Yamma Ensemble, performing traditional music and songs of the Jewish communities from Yemen, Babylon and Sepharad, and Hasidic music, 7 p.m. Sept. 19, Congregation of Moses, 2501 Stadium Drive.   

Vân-Ánh Vanessa Võ, award-winning performer and Emmy Award-winning composer, blending Vietnamese music with other genres, 4 p.m. Sept.  25, Prince of Peace Lutheran Church, 1747 W. Milham Ave. 

Puuluup, Estonian duo playing talharpas, traditional bowed lyres popular in Northern Europe since the early Middle Ages, 7 p.m. Sept. 27, Dormouse Theatre, 1030 Portage St.

Tickets for each concert are $5–$20, except for Migratory Music, which has free admission. To purchase tickets or for more information, visit


Art Hop

Sept. 2

Downtown Kalamazoo

A look at how digital technology has affected art and artistic practices is the theme for this month’s Art Hop, running from 5–8 p.m. in downtown Kalamazoo.

 This free event organized by the Arts Council of Greater Kalamazoo features a variety of artists’ works as well as live music and the chance to visit downtown businesses.

The Arts Council has an app that provides a guide and map of Art Hop sites. For more information or to access the app, visit

Unmasking Masculinity for the 21st Century

Opens Sept. 24

Kalamazoo Institute of Arts

The concept of masculinity and how artists have depicted the complex and contradictory notions of manhood in our society is the focus of this exhibition, which will run through Dec. 29. 

The show, co-curated by KIA Chief Curator Rehema Barber and Larry Ossei-Mensah, will feature works from the KIA’s collection as well as borrowed works from around the U.S. by artists including Nate Lewis, jc lenochan, James Luna, Catherine Opie, Kahlil Joseph, Juliana Huxtable, Jaishri Abichandani and Arthur Jafa. 

Admission is $5, or $2 for students and free for members. For more information, visit

What Is Going on in This Picture?

Opens Sept. 10

Kalamazoo Institute of Arts

If you’ve ever wondered how to analyze art, this KIA exhibition will give you tools to do just that. 

The exhibition explores Visual Thinking Strategies (VTS), a method that helps you analyze artworks, stories, billboards, magazines and more by asking three basic questions: What is going on in this picture? What do you see that makes you say that? And what more can you find?

The artworks on display come from the KIA’s collection and will change throughout the exhibition’s run, which continues through April 1.

The KIA is open 11 a.m.–5 p.m. Wednesday–Saturday and noon–4 p.m. Sunday. Admission is $5, or $2 for students and free for members. For more information, visit

Book Arts in Italy

Sept. 2–23

Kalamazoo Book Arts Center

This exhibition will showcase the prints and books that were created by two groups of students who worked with KBAC Director Jeff Abshear in Italy over the summer. 

The students learned about the book arts at print studios in Italy, including in Venice and Cornuda.

There will be an opening reception from 5–8 p.m. Sept. 2 during Art Hop. Gallery hours are 10 a.m.–5 p.m. Monday–Friday. For more information, visit


Photo Exhibition

Through Sept. 9

Portage City Hall Atrium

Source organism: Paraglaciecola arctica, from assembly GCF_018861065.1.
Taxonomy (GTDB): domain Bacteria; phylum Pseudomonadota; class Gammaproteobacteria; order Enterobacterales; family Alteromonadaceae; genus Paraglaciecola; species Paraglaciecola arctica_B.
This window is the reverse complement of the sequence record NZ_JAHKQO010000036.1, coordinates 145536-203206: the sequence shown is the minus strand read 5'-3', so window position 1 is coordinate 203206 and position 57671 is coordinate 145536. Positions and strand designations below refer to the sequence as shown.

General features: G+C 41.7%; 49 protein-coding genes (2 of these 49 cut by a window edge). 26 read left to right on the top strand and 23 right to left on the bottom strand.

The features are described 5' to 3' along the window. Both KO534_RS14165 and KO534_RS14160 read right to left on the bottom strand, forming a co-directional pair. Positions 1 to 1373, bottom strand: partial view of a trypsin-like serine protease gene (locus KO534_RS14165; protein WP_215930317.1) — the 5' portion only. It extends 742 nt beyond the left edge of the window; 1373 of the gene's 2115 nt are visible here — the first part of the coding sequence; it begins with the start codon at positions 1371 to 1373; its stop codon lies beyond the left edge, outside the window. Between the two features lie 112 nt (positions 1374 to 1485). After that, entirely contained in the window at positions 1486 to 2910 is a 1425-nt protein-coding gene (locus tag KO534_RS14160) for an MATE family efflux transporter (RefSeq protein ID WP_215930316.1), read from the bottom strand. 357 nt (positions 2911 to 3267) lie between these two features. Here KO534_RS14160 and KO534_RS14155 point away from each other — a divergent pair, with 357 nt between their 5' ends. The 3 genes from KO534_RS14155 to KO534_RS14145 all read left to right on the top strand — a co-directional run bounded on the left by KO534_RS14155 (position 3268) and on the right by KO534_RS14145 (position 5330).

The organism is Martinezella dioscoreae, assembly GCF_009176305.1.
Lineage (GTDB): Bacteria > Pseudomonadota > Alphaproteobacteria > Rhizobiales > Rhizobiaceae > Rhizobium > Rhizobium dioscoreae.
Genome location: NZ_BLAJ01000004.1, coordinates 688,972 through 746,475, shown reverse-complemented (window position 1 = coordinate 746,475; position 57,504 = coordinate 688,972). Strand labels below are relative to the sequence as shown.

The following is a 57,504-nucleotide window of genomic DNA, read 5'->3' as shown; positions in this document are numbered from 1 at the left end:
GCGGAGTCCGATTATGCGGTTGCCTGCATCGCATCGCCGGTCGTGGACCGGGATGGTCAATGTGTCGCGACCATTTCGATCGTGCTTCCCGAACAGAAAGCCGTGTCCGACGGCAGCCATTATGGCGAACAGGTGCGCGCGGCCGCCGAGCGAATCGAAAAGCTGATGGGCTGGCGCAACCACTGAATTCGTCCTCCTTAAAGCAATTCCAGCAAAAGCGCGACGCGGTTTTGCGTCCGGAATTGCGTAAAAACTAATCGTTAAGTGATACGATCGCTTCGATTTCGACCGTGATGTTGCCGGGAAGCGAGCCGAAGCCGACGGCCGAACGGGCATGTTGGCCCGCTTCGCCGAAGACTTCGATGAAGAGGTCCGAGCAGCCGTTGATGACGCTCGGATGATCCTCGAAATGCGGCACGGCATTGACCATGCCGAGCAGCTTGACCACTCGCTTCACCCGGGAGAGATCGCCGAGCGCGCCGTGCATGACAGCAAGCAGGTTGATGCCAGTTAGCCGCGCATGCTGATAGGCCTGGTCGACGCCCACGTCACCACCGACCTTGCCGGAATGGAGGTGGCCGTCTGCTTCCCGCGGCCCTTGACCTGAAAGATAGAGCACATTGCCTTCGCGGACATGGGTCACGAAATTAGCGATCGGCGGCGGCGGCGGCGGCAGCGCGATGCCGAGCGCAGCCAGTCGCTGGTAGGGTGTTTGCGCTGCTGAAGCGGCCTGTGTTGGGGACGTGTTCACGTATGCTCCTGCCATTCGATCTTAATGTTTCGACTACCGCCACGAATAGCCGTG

West Michigan Area Show

Through Sept. 4

Kalamazoo Institute of Arts

Surrealish: The Absurd and Unexpected 

Through Sept. 11

Kalamazoo Institute of Arts

Balancing the Cosmos: Works by Li Hongwei 

Through Oct. 2

Kalamazoo Institute of Arts

Unveiling American Genius 

Through December

Kalamazoo Institute of Arts


Nancy Eimers & Jennifer Metsker

Sept. 24

Kalamazoo Book Arts Center 

Poets Nancy Eimers and Jennifer Metsker will present readings of their work at 7 p.m. as part of the Kalamazoo Book Arts Center’s Poet in Print series.

Eimers is the author of four poetry collections: Oz (2011), A Grammar to Waking (2006), No Moon (1997) and Destroying Angel (1991). Her poems have appeared in numerous magazines and journals, including Field, Gettysburg Review, Seattle Review, The Nation, Antioch Review, North American Review, Triquarterly and Poetry Northwest and in the anthology 2011 Pushcart Prize XXXV: Best of Small Presses Poets of the New Century. She has been the recipient of a Nation “Discovery” Award, a Whiting Writers Award and two National Endowment for the Arts fellowships.  

Metsker is the author of the poetry collection Hypergraphia and Other Failed Attempts at Paradise, which won the Editor’s Prize from New Issues Press. She studied painting at the School of the Art Institute of Chicago and received an M.F.A. in poetry from the University of Michigan. Her poetry has appeared in The Southern Review, Beloit, Rhino, Birdfeast, Gulf Coast, The Cream City Review and other journals. Her audio poetry has been featured on BBC Radio’s “Short Cuts.” She lives in Ann Arbor, where she is the writing coordinator at the University of Michigan Stamps School of Art and Design. 

For more information, visit

Author Talks

Various dates


The Kalamazoo Public Library is offering a series of online talks by authors whose works range from geology to fiction. The authors scheduled to speak and the times and dates of their talks are:  

Michele Borba, educational psychologist and author or 24 books, including Thrivers: Surprising Reasons Why Some Kids Struggle and Others Thrive, 2–3 p.m. Sept. 8.

Simon Winchester, British-American author of 16 books, including Land: How the Hunger for Ownership Shaped the Modern World and The Professor and the Madman, 2–3 p.m. Sept. 20.

Hernan Diaz, author of the novels Distance and Trust, 4–5 p.m. Sept. 27.

All talks are at, and registration is required to attend. To register, visit

Trinity Lemm

Sept. 17 

Portage District Library

Trinity Lemm

The process of writing and self-publishing will be discussed by Lemm, author of the Forever Series of young-adult romance novels. 

Lemm, whose first book, Forever Burn, garnered her the 2021 Youth Author award from the Next Generation Indie Book Awards, is a student at Western Michigan University. She has published two additional books, Forever Frozen and Forever & Ever.

 She will speak at 2 p.m. Sept. 17, and light refreshments will be served.

For more information, visit